The Earth Wind and Fire issue of Jacobin is an environmentalism from the standpoint of the Progressive State. Economic growth is given and natural, it happens, social forces can slow it down or it can be accelerated. Nature on the other hand, bereft of value bearing physis, is a curious mix of a sum of … Continue reading Think Big Socialism and the spectre of degrowth: From one materialism to another (part II)
by Eric Pineault A fascinating aspect of Jacobin's Earth Wind and Fire issue is the obsessive “presence of the absence" of Degrowth, of limits and the critique of scale. When mentioned, Degrowth is evoked to further convince the reader of the necessity and reasonableness of green Keynesianism and accelerated centrally planned solar communism. Writing after several … Continue reading Think Big Socialism and the Spectre of Degrowth: The Ghost of Progress (Part I)
by Emanuele Leonardi Do we really need to choose either infinite (if alternative) growth or a steady-state economy? What if we may opt for shrinking entropic/industrial sectors and allowing for negentropic labor to freely flourish? Editors’ note: This is the third in a series of ENTITLE blog articles that critically engage with the ongoing discussions … Continue reading Reframing the Left Eco-Modernism vs. Orthodox Eco-Socialism Debate, or: Assessing the Transformation of the Value-Nature Nexus
by Stefania Barca The answers to the climate crisis and to an ecological socialism must be searched for, not in ecomodernism, but in the intersection of ecological, feminist, and socialist perspectives. Editors' note: This is the second in a series of ENTITLE blog articles that critically engage with the ongoing discussions about "eco-modernist socialism" and … Continue reading The Jacobin’s eco-modernist dilemma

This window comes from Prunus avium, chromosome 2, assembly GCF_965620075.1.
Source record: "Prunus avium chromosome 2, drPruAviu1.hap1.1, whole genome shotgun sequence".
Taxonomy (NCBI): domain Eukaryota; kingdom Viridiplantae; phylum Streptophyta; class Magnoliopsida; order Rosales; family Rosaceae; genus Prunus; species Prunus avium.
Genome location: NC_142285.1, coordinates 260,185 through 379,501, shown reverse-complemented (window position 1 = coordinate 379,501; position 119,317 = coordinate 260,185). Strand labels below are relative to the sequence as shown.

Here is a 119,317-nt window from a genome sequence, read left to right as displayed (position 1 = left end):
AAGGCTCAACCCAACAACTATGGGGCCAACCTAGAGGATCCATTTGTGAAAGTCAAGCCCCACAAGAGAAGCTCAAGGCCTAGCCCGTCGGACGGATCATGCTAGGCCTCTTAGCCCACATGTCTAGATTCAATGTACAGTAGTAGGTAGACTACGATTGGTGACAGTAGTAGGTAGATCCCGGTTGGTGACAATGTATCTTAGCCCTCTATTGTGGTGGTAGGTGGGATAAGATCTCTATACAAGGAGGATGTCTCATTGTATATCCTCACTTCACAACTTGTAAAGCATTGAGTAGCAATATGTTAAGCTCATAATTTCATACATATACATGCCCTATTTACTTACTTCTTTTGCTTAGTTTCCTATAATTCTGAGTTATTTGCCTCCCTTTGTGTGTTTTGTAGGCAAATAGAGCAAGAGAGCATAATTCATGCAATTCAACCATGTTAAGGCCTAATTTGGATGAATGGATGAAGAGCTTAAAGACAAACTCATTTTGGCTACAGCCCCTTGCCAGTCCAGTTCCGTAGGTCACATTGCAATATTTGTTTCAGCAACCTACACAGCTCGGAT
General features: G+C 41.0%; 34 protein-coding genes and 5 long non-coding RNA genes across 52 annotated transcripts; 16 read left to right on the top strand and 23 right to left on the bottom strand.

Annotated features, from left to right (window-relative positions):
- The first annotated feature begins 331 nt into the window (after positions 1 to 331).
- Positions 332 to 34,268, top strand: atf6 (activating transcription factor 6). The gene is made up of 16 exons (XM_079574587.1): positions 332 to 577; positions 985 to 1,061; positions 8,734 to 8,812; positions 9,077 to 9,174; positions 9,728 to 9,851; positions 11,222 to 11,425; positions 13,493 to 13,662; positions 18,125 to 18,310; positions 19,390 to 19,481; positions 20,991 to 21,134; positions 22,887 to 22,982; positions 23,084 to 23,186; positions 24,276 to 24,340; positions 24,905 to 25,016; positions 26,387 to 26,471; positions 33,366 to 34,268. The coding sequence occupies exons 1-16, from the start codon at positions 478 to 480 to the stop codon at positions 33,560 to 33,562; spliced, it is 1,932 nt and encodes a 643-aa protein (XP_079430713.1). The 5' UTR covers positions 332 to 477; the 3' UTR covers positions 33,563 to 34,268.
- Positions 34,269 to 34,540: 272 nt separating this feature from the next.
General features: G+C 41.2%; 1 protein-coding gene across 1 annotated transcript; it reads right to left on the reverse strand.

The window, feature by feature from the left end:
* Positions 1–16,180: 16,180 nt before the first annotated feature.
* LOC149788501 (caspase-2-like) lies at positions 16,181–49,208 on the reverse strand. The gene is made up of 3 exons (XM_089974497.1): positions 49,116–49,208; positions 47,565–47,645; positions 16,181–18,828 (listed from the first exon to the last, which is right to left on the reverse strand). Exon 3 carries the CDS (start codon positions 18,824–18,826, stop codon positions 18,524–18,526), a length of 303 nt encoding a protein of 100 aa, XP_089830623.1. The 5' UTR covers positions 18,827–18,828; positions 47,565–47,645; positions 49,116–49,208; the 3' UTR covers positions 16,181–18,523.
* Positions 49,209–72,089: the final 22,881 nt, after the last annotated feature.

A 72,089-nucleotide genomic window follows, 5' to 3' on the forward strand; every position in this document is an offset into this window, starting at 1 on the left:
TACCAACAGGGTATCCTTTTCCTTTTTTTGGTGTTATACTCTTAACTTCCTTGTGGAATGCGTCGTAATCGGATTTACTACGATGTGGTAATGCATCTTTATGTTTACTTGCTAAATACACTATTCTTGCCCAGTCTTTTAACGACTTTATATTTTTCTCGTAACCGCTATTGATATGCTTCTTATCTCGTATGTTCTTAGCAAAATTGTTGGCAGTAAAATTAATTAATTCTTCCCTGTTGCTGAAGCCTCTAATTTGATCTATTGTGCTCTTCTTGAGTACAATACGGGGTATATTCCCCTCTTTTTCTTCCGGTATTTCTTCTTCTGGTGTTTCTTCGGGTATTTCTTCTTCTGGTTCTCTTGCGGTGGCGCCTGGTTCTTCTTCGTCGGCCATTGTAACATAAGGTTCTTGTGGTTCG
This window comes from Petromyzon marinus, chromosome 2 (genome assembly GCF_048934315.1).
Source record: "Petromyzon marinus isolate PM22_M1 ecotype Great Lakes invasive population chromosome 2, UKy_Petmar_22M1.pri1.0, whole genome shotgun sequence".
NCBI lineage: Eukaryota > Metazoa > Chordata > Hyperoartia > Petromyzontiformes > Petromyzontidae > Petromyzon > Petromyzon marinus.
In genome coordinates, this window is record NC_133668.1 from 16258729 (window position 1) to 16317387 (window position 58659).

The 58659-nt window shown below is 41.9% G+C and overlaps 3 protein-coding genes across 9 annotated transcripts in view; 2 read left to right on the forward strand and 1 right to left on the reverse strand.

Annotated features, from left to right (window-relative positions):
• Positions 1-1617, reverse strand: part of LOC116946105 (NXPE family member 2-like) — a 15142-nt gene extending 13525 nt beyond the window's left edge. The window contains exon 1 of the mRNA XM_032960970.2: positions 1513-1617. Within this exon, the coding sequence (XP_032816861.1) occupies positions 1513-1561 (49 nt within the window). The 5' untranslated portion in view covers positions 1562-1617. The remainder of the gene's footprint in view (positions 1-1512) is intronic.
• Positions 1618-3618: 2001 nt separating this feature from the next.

By Aaron Vansintjan Let us dream big. But without considering the limits to the shit we consume and generate, our heads will stay in the clouds. Editors' note: This is the first in a series of ENTITLE blog articles that critically engage with the ongoing discussions about "eco-modernist socialism" and "communist futurism", projected in Jacobin magazine's climate … Continue reading The shitty new communist futurism
By Carmelo Ruiz.* The questionable but persistent neo-Malthusian argument of "global food scarcity" serves to conceal the political and economic factors that cause hunger and to deflect attention away from policy alternatives like land reform and food, argues Carmelo Ruiz. [This piece was first published on October 19, 2015 in the Institute for Social Ecology blog, and is published … Continue reading Is food really becoming scarce?
by Aaron Vansintjan* "Political ecology will remain a colonizing force until it credits Indigenous worldviews and supports the work of Indigenous scholars." Currently several connected issues are coming to a head in anthropology, political ecology, and environmental policy. You have political ecologists insisting that there is no nature separate from humans, and that environmental conservation … Continue reading Decolonizing nature, the academy, and Europe: An interview with Zoe Todd